Making art can make you incredibly insecure. That’s a fact.
Putting your art out in the world is like showing the whole human race your vulnerable side. And people do judge.
But this shouldn’t hold you back. Ever.
A while back, I saw Neil Gaiman’s commencement speech which he gave at Philadelphia’s University of the Arts in 2012. Right away, I was intrigued by his words. They gave me so much hope and determination.
Since then, I watch video about once every two weeks. To remind myself what I’m doing and why I’m doing it. I have the audio file on my phone, so I can listen to it when I’m on the train or tube.
The things he says in the video were so inspiring the me, that I wrote parts down to remember them clearly. When picking illustrations, I hear Neil Gaiman asking: “Does it bring you closer to the mountain?”.
If not, I don’t take on the job.
When I saw that there’s a book with the speech in it, I bought it. Carrying the words with me in book form is devine to me: the book is on my desk at all time and I take a peek in it every now and then.
“The moment that you feel that, just possibly, you’re walking down the street naked, exposing too much of your heart and your mind and what exists on the inside, showing too much of yourself. That’s the moment you may be starting to get it right.”
A lot of people ask me if I don’t feel vulnerable as I share so much of my personal experiences in my work. I don’t.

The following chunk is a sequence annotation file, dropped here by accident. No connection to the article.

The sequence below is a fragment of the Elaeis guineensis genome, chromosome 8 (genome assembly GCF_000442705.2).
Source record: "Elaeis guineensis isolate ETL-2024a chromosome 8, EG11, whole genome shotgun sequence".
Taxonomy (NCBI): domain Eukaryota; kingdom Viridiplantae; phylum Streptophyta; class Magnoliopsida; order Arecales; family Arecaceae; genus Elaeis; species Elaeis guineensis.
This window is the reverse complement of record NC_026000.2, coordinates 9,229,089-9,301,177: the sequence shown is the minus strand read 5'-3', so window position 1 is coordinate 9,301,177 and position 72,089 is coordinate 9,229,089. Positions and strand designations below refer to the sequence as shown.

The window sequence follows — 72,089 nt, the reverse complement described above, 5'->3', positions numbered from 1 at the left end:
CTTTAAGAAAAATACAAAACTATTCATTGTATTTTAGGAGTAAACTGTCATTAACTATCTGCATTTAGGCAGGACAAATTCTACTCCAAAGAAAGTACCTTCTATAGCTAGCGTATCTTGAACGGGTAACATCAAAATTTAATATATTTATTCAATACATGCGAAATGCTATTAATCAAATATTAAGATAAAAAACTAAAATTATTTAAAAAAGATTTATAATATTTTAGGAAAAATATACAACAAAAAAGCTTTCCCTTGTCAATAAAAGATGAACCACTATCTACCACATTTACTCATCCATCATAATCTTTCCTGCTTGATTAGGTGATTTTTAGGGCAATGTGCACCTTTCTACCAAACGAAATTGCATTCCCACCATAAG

My mother asked me this same question while we were driving in her car. It must have been in the fall of 2013, when I just started publishing an online visual diary. I answered: “Showing my vulnerability is scary sometimes and it makes that people can hurt me, if they want. But at the same time I’m gaining so much of it, that it’s worth the risk.”
“Somebody on the internet thinking what you do is stupid or evil or
it’s all been done before? Make good art.”
The most important thing is that you do what you love. Putting your art out in the world, through social media or the web, can be scary. People might have an opinion, they might not like what you do. But I hope you remember one thing: as long as you make something that is truly you, what you want to say, it’s good art.
Opinions are never objective, so they’re never a fact.
If someone doesn’t like what you do, it doesn’t mean it isn’t good. There will be others that will like it.
But most importantly: you should like what you make.
“And now go, and make interesting mistakes, make amazing mistakes,
make glorious and fantastic mistakes. Break rules.
Leave the world more interesting for your being here.
Make good art.”
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All text and images © Marloes De Vries